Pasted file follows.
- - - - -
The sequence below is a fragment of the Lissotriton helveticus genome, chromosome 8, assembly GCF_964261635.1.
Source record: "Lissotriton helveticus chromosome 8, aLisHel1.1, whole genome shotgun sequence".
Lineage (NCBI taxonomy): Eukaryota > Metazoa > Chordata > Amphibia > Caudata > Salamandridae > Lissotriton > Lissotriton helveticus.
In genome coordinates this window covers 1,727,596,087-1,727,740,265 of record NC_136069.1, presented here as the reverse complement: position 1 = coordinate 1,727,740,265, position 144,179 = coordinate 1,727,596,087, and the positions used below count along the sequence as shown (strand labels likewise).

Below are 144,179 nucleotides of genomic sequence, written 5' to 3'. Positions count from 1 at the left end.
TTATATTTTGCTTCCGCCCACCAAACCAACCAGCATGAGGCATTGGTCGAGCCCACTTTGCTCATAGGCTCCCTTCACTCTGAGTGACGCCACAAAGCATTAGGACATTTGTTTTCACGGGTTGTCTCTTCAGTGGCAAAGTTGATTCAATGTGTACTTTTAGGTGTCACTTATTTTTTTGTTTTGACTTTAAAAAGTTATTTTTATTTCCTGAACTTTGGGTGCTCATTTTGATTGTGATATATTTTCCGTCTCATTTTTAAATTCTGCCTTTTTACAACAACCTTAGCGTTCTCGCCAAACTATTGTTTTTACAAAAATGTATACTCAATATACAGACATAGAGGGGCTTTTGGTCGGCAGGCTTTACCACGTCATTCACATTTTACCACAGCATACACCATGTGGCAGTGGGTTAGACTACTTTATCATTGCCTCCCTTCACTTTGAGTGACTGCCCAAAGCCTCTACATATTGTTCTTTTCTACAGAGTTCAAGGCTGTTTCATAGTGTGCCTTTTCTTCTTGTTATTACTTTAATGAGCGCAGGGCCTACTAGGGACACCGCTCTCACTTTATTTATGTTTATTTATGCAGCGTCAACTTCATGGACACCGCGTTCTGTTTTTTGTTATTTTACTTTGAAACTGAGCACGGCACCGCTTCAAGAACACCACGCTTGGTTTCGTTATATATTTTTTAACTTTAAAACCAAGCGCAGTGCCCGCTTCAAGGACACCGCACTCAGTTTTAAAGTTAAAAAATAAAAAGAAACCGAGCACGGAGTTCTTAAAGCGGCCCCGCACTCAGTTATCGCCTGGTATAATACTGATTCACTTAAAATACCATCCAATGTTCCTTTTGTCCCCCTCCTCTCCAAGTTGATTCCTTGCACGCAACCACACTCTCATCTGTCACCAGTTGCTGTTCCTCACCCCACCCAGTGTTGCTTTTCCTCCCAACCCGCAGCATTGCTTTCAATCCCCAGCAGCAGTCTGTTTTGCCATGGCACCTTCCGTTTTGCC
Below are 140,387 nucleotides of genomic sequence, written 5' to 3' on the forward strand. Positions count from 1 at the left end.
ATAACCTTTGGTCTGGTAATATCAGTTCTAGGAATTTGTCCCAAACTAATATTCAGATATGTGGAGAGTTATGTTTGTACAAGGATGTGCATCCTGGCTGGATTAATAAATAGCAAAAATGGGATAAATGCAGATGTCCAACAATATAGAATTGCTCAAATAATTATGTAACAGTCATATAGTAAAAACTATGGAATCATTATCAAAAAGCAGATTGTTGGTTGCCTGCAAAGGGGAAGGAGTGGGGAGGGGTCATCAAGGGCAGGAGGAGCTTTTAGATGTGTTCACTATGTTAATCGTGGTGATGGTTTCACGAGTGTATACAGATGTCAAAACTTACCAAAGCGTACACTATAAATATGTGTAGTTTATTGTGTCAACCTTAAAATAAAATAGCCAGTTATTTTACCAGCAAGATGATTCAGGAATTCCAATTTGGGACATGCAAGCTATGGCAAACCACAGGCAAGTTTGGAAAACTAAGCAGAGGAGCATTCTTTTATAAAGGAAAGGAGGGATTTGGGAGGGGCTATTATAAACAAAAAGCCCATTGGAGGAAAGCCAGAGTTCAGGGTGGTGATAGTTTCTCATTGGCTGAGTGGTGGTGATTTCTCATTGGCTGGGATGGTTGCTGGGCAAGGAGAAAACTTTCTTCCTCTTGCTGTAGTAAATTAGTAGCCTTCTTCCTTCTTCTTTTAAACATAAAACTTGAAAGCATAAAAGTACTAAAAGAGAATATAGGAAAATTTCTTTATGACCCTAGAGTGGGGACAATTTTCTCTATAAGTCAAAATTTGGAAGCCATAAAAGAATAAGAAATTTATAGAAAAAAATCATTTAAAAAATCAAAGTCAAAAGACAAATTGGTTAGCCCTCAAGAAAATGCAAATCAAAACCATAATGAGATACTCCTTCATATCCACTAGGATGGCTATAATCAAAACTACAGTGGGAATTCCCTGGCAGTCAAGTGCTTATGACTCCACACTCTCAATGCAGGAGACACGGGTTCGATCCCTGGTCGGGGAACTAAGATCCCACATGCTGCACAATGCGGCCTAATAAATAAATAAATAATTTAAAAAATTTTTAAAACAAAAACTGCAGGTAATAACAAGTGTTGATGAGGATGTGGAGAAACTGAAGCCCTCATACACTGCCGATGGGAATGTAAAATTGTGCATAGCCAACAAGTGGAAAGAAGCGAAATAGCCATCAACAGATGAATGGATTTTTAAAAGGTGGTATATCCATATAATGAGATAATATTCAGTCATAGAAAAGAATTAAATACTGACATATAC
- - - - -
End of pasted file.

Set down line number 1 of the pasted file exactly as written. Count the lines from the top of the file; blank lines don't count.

The sequence below is a fragment of the Lissotriton helveticus genome, chromosome 8, assembly GCF_964261635.1.